Frank Ward’s candidacy in Southwest Austin’s District 8 was the GOP’s only chance at getting somebody on the Council dais for the next two years, and they came up short.
Paige Ellis’ 12-point victory over Frank Ward in the runoff doesn’t adequately reflect the GOP’s poor standing in what was once friendly turf. Consider that in the November election, when far more people were voting, the three Democratic candidates combined for three-quarters of the vote.
The only other district where Republicans have a chance of capturing a seat is District 6, which Jimmy Flannigan will be defending in 2020. However, even a Republican far less absurd than Don Zimmerman will have a very hard time winning in a presidential election year as long as you-know-who is commander-in-chief.
A significant number of Republicans in Austin remains. It is a group in decline, but they account for, I don’t know, a quarter to a third of the population. You wouldn’t know it by watching a Council meeting, of course.
This was what Ward Tisdale, the head of the centrist urbanist group, the Center for Austin’s Future, was getting at when he described his organization’s decision to endorse Ward. He and many others, including liberals who have had a few drinks and are feeling extra-sincere, believe there is a value to having a couple people on the dais who push back against the mainstream narrative and who complain a lot about spending.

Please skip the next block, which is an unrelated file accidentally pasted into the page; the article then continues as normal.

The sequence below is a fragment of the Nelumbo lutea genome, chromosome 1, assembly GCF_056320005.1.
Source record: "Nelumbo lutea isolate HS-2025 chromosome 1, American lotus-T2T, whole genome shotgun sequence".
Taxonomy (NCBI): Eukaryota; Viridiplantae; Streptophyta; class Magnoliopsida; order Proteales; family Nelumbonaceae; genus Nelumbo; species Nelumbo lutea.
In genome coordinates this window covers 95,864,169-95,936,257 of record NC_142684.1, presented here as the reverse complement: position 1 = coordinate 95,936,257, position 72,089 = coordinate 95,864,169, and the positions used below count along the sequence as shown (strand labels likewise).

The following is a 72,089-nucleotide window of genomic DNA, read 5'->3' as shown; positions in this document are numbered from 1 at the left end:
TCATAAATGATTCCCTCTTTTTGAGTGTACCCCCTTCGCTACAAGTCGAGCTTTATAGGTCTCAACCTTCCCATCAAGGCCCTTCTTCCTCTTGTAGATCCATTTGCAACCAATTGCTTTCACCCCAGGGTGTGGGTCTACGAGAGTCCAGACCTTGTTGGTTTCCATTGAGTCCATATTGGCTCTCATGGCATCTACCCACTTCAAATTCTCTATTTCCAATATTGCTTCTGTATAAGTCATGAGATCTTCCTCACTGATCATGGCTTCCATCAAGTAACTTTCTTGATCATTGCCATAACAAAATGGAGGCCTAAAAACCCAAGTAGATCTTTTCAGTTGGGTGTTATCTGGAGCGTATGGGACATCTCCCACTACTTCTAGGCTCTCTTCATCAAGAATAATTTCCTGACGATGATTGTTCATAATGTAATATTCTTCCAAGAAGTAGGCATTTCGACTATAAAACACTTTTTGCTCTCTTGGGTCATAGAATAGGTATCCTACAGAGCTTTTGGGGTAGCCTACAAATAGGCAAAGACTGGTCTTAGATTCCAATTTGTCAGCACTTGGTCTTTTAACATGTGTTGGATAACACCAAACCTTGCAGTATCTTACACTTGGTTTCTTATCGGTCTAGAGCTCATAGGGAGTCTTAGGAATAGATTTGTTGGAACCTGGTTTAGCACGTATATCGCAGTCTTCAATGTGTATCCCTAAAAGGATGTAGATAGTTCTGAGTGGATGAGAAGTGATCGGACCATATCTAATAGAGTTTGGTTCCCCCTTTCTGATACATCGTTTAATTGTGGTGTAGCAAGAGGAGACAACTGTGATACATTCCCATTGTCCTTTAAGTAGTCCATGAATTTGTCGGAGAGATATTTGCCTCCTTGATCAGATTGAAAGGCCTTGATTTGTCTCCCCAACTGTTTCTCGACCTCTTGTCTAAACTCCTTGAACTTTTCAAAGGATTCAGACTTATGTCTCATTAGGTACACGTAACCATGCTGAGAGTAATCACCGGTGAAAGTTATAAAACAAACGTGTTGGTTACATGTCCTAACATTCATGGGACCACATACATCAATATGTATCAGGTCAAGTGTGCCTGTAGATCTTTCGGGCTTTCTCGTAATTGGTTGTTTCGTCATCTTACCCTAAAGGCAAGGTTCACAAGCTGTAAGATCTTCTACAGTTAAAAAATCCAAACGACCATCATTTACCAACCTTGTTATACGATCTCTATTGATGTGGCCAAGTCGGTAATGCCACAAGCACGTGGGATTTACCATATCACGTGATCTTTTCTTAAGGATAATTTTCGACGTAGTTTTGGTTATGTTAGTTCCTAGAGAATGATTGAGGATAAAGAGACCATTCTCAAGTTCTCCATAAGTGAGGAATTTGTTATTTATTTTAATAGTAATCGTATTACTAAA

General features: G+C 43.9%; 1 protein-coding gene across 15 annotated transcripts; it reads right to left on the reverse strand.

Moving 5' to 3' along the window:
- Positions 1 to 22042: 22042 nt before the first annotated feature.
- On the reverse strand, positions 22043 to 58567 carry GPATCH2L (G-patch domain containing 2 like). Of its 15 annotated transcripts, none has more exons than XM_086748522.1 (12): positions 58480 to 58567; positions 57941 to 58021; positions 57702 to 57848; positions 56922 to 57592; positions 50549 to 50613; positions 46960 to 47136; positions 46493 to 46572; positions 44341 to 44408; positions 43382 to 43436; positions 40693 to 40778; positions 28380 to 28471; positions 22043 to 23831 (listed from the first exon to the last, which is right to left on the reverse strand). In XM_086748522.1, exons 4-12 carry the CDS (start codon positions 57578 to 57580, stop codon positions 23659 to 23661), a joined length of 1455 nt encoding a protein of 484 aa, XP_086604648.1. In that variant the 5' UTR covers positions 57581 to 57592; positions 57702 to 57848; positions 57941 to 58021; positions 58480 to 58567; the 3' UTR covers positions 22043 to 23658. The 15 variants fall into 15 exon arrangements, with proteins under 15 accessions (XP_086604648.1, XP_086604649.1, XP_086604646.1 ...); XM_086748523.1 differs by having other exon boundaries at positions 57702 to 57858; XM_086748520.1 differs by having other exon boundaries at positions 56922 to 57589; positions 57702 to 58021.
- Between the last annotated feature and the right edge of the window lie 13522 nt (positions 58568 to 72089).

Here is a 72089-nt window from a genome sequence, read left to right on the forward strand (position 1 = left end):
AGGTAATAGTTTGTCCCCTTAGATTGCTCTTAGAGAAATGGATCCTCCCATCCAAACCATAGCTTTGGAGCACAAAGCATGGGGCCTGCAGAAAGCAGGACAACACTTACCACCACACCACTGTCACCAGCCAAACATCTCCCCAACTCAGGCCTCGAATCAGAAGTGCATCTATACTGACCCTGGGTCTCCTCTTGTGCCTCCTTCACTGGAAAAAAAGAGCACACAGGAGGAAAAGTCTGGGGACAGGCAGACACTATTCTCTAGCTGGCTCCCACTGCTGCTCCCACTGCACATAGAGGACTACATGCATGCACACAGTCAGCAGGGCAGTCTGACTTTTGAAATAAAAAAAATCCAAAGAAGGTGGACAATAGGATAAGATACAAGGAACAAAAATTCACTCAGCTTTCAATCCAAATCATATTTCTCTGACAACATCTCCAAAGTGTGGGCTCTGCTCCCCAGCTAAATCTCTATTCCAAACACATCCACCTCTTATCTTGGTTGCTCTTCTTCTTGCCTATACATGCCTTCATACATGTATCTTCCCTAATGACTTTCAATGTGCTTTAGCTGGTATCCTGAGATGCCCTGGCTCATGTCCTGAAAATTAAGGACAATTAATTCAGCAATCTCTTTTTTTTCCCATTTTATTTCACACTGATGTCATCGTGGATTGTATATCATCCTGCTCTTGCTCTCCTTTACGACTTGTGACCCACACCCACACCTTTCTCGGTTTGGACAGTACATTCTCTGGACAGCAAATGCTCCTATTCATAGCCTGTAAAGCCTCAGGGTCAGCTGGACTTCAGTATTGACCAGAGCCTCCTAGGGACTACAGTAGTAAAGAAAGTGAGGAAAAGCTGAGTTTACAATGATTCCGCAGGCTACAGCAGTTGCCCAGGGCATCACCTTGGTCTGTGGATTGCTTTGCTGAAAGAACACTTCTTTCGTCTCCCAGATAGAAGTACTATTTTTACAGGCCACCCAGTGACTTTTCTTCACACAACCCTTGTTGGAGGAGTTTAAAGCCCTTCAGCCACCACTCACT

I was talking to a liberal City Hall staffer the other week who expressed concern about there not being an outlet on Council through which conservatives in the community could channel their frustrations.
I know. Amidst gerrymandered GOP dominance, not to mention the orangutan in the White House, the idea of feeling sorry for Republicans seems pathetically naïve. I’m not arguing that Council would be better off with a Republican. But it’s worth considering that, while they not be represented on the dais, plenty of Republicans exist, out there in the community. They are a constituency that still carries weight and can have a big impact on city politics. The more they feel shunned and shamed by those in power, the uglier the backlash will be both locally and nationally. The more we justify their resentment by dismissing them as irrelevant troglodytes, the more likely they are to vote for the likes of Don Zimmerman and Donald Trump.